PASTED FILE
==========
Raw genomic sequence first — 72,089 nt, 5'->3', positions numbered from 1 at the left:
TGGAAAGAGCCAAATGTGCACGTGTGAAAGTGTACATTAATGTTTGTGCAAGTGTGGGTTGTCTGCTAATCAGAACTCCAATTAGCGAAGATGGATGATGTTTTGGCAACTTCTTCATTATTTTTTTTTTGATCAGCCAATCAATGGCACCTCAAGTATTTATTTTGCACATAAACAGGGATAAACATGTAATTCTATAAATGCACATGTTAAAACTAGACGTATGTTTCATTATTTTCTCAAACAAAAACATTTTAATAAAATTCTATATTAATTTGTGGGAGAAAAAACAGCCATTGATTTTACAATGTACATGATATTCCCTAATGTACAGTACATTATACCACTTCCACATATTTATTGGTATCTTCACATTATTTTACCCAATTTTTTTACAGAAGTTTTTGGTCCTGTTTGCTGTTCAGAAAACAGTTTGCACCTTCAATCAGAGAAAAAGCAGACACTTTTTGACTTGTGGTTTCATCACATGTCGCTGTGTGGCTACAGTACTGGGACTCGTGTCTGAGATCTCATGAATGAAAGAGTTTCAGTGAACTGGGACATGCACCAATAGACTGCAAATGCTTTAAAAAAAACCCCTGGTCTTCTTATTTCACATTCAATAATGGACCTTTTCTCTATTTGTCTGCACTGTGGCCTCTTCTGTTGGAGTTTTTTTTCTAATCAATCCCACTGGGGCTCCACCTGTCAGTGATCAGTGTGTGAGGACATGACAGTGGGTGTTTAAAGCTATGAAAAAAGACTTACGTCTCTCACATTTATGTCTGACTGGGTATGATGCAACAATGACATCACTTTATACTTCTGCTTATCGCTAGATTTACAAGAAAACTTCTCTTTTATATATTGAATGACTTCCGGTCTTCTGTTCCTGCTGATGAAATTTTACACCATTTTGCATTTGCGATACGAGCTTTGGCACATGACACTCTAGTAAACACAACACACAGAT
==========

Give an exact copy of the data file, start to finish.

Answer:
Raw genomic sequence first — 72,089 nt, 5'->3', positions numbered from 1 at the left:
TGGAAAGAGCCAAATGTGCACGTGTGAAAGTGTACATTAATGTTTGTGCAAGTGTGGGTTGTCTGCTAATCAGAACTCCAATTAGCGAAGATGGATGATGTTTTGGCAACTTCTTCATTATTTTTTTTTTGATCAGCCAATCAATGGCACCTCAAGTATTTATTTTGCACATAAACAGGGATAAACATGTAATTCTATAAATGCACATGTTAAAACTAGACGTATGTTTCATTATTTTCTCAAACAAAAACATTTTAATAAAATTCTATATTAATTTGTGGGAGAAAAAACAGCCATTGATTTTACAATGTACATGATATTCCCTAATGTACAGTACATTATACCACTTCCACATATTTATTGGTATCTTCACATTATTTTACCCAATTTTTTTACAGAAGTTTTTGGTCCTGTTTGCTGTTCAGAAAACAGTTTGCACCTTCAATCAGAGAAAAAGCAGACACTTTTTGACTTGTGGTTTCATCACATGTCGCTGTGTGGCTACAGTACTGGGACTCGTGTCTGAGATCTCATGAATGAAAGAGTTTCAGTGAACTGGGACATGCACCAATAGACTGCAAATGCTTTAAAAAAAACCCCTGGTCTTCTTATTTCACATTCAATAATGGACCTTTTCTCTATTTGTCTGCACTGTGGCCTCTTCTGTTGGAGTTTTTTTTCTAATCAATCCCACTGGGGCTCCACCTGTCAGTGATCAGTGTGTGAGGACATGACAGTGGGTGTTTAAAGCTATGAAAAAAGACTTACGTCTCTCACATTTATGTCTGACTGGGTATGATGCAACAATGACATCACTTTATACTTCTGCTTATCGCTAGATTTACAAGAAAACTTCTCTTTTATATATTGAATGACTTCCGGTCTTCTGTTCCTGCTGATGAAATTTTACACCATTTTGCATTTGCGATACGAGCTTTGGCACATGACACTCTAGTAAACACAACACACAGAT